United States v. Keehler
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76 U.S. 83 (1869)
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U.S. Supreme Court
United States v. Keehler, 76 U.S. 9 Wall. 83 83 (1869)
United States v. Keehler
76 U.S. (9 Wall.) 83
1. The voluntary payment by an officer of the federal government of money held by hum for the government to a creditor of the United States cannot be set up by him or his sureties as a defense in a suit on his official bond.
2. The whole Confederate power must be regarded by this Court as a usurpation of unlawful authority, and its Congress as incapable of passing any valid laws, whatever weight may be given under some circumstances to its acts of force on the ground of irresistible power or to the legislation of the states in domestic matters, as to which the Court decides nothing now.
3. A depositary of the money of the United States or a public debtor cannot defend against a suit on his official bond by proving that he paid the money due the United States to one of its creditors under an order of the Confederate authorities where he shows no force or physical coercion which compelled obedience to such order.
4. In a suit on an official bond, the obligation is not that of a mere depositary, but of a person who has made a contract which he must at his own peril perform.
5. The Acts of Congress of April 29, 1864, and March 3, 1865, furnish the only exceptions to this rule which this Court can act upon.
The case was this:
Keehler, the defendant, had been appointed postmaster at Salem, in the state just named, some years before the rebellion broke out. His official bond, with sureties, was in the ordinary form, and was conditioned well and truly to execute the office of postmaster, and among other things, to render accounts once in three months, and to pay all balances, and to keep safely, without lending, using, depositing in banks, or exchanging for other funds, than as allowed by law, all the public money at any time in his custody, till the same was ordered by the Postmaster General to be transferred or paid out, and that when such orders for transfer or payment were received, that he should faithfully and promptly make the transfer or payment as directed.
Keehler was still postmaster when the rebellion broke out in the spring of 1861, and had in his hands $330 of post office money belonging to the United States. On the other hand, the United States were indebted to one Clemmens, a mail contractor in that region, for postal service in a sum exceeding $300, and the sum due to Clemmens by the United States had never been paid.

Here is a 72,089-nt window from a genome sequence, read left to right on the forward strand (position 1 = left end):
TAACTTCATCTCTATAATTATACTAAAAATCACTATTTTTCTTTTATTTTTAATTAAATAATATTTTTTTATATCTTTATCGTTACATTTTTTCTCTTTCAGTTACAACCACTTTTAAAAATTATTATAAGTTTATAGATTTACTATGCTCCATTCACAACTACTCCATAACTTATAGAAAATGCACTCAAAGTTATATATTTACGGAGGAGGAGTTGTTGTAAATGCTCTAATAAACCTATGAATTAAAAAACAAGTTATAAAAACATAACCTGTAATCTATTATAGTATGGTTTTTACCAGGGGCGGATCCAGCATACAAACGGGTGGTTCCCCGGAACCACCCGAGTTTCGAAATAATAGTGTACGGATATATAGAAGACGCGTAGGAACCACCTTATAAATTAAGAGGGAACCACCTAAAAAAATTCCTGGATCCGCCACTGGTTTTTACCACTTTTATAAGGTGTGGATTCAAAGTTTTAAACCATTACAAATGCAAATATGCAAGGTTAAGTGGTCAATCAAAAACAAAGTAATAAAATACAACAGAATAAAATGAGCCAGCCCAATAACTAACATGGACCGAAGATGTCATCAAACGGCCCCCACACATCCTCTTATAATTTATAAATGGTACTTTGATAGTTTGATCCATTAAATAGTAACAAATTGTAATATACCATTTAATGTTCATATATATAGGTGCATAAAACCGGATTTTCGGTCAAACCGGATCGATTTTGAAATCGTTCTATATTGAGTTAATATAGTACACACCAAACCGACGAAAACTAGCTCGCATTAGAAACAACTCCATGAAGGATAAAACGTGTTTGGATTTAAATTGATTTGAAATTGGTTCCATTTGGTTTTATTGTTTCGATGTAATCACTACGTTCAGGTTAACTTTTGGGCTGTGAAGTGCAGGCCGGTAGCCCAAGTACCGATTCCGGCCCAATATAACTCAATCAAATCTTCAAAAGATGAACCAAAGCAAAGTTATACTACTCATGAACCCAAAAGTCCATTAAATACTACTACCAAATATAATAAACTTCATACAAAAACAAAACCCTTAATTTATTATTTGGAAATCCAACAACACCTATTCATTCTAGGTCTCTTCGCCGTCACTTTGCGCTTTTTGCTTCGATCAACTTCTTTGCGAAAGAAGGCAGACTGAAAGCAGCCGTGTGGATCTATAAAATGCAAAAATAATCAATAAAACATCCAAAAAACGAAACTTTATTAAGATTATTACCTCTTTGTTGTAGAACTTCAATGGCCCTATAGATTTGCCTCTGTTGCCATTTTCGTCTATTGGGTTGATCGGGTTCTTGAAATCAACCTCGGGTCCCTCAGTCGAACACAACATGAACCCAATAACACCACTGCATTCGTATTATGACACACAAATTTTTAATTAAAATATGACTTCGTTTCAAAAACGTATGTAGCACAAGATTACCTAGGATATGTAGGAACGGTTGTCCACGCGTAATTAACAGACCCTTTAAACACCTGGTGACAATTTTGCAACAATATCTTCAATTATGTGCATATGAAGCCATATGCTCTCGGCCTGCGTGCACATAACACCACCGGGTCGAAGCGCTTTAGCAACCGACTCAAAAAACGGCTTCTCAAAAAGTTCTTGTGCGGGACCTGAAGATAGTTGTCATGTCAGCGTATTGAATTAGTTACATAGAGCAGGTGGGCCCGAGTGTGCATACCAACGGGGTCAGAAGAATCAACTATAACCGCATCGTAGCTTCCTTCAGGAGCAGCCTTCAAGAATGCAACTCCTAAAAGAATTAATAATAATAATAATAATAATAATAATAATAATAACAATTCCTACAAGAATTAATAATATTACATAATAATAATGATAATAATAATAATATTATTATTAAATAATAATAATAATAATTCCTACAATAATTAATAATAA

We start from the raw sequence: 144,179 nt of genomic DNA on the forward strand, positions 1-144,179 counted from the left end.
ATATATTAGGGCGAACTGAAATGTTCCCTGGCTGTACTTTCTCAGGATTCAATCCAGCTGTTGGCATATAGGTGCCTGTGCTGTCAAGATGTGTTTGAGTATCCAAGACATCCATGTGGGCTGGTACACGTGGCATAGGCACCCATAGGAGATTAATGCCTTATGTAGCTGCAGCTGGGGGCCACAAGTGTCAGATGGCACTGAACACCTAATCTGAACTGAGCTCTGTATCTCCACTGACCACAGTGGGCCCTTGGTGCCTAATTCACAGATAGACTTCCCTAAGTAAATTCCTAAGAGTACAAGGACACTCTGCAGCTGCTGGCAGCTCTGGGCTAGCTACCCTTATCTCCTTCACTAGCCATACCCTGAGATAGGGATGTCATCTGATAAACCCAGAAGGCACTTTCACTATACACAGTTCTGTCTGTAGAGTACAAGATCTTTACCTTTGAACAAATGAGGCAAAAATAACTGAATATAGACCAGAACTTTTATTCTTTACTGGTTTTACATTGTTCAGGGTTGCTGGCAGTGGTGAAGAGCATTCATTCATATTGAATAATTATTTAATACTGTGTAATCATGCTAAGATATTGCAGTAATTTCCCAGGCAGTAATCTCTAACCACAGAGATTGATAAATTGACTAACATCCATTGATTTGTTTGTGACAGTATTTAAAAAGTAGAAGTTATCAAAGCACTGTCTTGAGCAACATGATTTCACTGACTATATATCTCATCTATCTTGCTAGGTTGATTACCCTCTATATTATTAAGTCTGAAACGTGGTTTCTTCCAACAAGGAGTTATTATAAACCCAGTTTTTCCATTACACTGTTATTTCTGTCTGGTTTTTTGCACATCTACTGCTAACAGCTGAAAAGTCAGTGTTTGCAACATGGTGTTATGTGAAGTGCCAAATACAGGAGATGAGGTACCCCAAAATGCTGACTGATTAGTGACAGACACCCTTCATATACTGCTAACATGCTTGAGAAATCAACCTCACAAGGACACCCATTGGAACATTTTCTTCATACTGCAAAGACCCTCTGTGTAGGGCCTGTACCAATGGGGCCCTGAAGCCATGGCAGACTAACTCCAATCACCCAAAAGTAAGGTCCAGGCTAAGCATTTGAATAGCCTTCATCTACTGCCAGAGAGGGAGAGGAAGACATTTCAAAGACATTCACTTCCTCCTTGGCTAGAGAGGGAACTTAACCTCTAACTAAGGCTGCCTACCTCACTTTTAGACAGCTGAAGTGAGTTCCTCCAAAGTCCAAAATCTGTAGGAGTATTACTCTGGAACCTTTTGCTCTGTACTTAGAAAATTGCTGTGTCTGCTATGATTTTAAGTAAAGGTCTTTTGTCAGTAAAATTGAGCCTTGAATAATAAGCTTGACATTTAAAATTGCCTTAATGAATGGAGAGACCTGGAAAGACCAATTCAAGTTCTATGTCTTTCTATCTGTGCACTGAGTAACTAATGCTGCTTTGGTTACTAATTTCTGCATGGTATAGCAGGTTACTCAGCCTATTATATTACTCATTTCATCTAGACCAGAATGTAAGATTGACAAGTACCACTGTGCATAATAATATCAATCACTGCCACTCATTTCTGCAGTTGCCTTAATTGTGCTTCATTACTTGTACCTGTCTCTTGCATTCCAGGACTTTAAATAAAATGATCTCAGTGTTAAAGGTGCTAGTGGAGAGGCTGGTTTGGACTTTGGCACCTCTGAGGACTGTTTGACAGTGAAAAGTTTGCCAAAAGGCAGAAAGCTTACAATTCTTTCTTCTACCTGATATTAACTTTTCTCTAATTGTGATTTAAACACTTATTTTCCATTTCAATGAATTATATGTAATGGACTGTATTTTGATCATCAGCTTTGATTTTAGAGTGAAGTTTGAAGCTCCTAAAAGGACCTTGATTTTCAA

In August, 1861, the Congress of the so-called Confederate States passed an act appropriating the balances which were at the date of the breaking out of the rebellion in the hands of the several postmasters of the United States who resided
within the limits of the states then in rebellion, to the pro rata payment of claims against the United States for postal service; and in pursuance of the said act and in obedience to a regular official order from the Post Office Department of the so-called Confederate States directing him to pay to Clemmens the whole sum of money in his, the said Keehler's, hands, received for the United States previous to the 1st of June, 1861, the said Keehler, on the 10th of April, 1862, paid to Clemmens the $330, and Clemmens gave him a receipt for it in form.
It was an admitted part of the case that the post office at Salem was, in 1861, a collection office, and that Clemmens was the mail contractor, named in his special instructions, to whom the postmaster at Salem was required to pay over the net proceeds of his office quarterly, upon the production, by Clemmens, from time to time, of the proper orders and receipts from the Post Office Department of the United States, and an admitted fact, moreover, that throughout the year 1862, the so-called Confederate government had force sufficient at its command to enforce its orders, and did enforce the orders of said government, in that part of North Carolina in which Salem is situated, and that no protection was afforded to the citizens of that part of the state by the government of the United States during that term.
The rebellion being suppressed, the United States brought suit against Keehler and his sureties on their official bond, already mentioned. The pleas were conditions performed, conditions not broken, and especially that the balance claimed by the United States, to-wit, the $330, had been paid over and delivered by Keehler to the said Clemmens on the 10th day of April, 1862, under the circumstances above stated. Upon this case, so agreed on, the judges of the circuit court were divided in opinion on the question whether the law was for the plaintiff or for the defendant.